The segmented regression analysis was limited to Scotland, as we did not have access to equivalent mortality data for other countries. We acknowledge that the confidence intervals presented for segmented regression may underestimate the true uncertainty, as the nature of the rolling quarterly mortality rates means that the data points are not discrete.

How this fits

Our overall findings are consistent with those of others, and the recent stalling of life expectancy gains across many high-income countries is now well recognised.4–6 Other analyses have emphasised the reduction in mortality improvements relative to those seen in the immediately preceding period.4 5 We have shown that relatively large life expectancy gains were seen for both men and women in Scotland in the preceding 15 years (1997–2011), but that even before this gains as small as those seen recently have not been observed since at least the early 1970s. A comparison of mortality trends within the UK suggests that the stalling seen in Scotland is not as severe as that seen in England and Wales.7 Our findings confirm this, but allow us to place this difference within a wider international context which shows that the changes seen in Scotland are still more severe than those observed in many other high-income countries, and are particularly concerning given the higher starting levels of mortality. The timing of a change in overall mortality trends found in this analysis is broadly consistent with that observed in England, where a breakpoint for women was found in the year to 2014 Q2, and the year to 2012 Q1 for men.20

The recent slowdown in improving life expectancies in Scotland follows decades of relative health disadvantage in Scotland compared with other affluent countries. A comparison of age-specific mortality rates over time in Scotland compared with England and Wales found a growing disadvantage in mortality in younger working age since the 1980s, disproportionately affecting men, as well as persistent disadvantages at older ages, disproportionately affecting women.25 Increased rates and inequalities in suicide and drug-related deaths have been observed in young adults, and patterns of cause-specific death by age and year indicative of a cohort effect, with elevated hazards for cohorts who entered the labour market after the ‘neoliberal’ labour market reforms of the 1980s than for earlier cohorts, suggesting political economy as an underlying explanatory factor.26 High rates of alcohol-related deaths and steep socioeconomic gradients also emerged over the 1990s and 2000s, affecting slightly older working ages. Scotland also has relatively high rates of deaths from circulatory disease in older ages, though trends in ischaemic heart disease have been improving since the early 1990s.27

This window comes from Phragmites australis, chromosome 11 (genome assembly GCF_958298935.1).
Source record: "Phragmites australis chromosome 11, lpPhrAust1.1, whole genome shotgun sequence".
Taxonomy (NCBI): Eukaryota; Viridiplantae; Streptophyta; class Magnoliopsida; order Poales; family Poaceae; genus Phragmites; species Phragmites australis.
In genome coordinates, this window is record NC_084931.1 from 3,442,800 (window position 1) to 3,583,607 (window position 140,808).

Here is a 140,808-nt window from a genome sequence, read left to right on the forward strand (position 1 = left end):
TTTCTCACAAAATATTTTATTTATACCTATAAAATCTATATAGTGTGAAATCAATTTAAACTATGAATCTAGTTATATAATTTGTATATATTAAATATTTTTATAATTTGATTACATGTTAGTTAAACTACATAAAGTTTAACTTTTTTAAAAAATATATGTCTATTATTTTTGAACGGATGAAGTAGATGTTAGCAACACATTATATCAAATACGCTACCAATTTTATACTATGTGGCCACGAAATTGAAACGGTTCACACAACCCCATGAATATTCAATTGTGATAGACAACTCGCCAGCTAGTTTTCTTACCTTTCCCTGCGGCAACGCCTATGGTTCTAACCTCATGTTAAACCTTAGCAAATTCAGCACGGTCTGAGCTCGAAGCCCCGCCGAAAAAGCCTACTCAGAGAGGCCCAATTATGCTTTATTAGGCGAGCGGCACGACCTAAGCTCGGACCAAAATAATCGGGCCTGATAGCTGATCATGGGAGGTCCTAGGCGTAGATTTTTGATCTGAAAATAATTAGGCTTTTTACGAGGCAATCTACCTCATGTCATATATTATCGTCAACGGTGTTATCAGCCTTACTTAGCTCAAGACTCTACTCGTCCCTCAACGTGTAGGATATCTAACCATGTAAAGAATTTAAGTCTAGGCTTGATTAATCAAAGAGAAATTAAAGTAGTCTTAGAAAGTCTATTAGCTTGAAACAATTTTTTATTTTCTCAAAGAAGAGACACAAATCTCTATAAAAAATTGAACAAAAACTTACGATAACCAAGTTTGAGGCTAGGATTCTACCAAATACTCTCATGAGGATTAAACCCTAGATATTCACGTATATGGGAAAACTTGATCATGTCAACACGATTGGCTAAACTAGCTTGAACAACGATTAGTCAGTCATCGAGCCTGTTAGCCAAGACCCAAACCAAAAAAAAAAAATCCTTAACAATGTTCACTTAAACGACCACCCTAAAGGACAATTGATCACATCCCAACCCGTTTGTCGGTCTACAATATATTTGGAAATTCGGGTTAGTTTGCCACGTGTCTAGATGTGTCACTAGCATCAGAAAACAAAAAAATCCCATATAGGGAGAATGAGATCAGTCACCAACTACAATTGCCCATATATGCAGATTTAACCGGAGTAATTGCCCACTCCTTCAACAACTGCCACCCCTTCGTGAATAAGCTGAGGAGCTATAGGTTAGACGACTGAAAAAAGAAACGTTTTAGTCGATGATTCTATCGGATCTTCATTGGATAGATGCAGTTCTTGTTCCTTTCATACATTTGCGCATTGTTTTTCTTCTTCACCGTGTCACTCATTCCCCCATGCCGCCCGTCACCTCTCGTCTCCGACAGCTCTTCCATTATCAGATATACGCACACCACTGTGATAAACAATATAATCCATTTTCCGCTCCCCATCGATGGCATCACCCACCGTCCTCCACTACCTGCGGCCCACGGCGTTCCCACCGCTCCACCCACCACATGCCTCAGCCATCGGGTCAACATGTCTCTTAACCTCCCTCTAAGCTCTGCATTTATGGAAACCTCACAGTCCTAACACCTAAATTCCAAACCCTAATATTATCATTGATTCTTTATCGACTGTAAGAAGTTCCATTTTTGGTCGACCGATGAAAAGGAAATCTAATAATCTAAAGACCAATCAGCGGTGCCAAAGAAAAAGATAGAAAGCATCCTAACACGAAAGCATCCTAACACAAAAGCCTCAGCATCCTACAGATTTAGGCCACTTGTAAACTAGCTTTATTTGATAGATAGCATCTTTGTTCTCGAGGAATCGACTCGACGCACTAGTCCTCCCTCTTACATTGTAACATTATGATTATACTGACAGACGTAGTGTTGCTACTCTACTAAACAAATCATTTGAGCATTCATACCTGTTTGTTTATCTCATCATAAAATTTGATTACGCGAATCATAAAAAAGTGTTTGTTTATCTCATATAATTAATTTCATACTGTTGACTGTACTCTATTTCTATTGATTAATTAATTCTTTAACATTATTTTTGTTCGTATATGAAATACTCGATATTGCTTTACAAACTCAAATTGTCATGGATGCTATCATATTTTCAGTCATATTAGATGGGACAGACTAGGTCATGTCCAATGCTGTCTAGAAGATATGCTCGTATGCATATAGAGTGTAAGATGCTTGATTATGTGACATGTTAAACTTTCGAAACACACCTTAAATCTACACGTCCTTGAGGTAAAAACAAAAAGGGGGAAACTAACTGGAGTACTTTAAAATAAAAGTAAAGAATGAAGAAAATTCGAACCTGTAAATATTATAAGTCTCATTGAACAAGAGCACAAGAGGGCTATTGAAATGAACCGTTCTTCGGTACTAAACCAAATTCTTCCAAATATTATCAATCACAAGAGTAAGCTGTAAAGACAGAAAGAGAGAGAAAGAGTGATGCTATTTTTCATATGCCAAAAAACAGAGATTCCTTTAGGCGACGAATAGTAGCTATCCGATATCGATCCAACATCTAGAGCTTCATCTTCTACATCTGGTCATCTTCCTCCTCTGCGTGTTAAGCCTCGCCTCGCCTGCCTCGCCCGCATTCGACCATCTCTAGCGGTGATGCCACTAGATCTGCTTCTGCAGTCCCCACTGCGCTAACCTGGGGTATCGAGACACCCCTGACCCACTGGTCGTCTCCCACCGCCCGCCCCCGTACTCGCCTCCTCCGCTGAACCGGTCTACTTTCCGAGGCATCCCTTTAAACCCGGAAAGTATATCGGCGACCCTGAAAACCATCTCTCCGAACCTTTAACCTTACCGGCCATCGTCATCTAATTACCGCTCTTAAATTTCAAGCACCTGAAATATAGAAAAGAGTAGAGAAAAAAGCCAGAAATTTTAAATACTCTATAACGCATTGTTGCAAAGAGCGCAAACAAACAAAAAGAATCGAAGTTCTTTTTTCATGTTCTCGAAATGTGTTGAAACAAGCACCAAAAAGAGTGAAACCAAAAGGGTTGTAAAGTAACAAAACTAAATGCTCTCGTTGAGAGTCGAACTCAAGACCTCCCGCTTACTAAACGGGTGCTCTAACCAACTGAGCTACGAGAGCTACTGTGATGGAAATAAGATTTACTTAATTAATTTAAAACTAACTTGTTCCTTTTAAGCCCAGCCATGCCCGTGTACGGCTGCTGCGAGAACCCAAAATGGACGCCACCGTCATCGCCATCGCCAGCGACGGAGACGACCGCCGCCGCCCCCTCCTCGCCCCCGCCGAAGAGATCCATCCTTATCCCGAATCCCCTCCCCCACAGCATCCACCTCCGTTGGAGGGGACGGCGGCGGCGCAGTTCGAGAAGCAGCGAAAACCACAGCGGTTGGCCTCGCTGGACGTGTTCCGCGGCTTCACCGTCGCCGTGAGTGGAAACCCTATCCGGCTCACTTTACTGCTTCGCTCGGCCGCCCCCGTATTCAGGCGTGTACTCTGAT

The greatest contributions to the recent changes in life expectancy are due to worsening rates of drug-related deaths, sharp slowdowns in improvements in circulatory diseases, and rising rates of deaths attributed to dementias and Alzheimer disease.28

Meaning: explanations and implications

Various hypotheses have been proposed to explain recent adverse trends, in particular, the period effects of influenza and of economic austerity, and cohort effects, such as the mortality risk of cohorts with a high prevalence of obesity. Many of these hypotheses are not mutually exclusive, but that does not mean that all the factors suggested are causal or have the same importance. It is possible that influenza and political economy explanations are both causal, with interactions between population vulnerability, social and healthcare pressures, and influenza. It seems likely that factors common to all of the countries displaying similar trends, and absent in countries without the change in trend, are causal and also likely that several factors acting together are relevant to explaining the trends.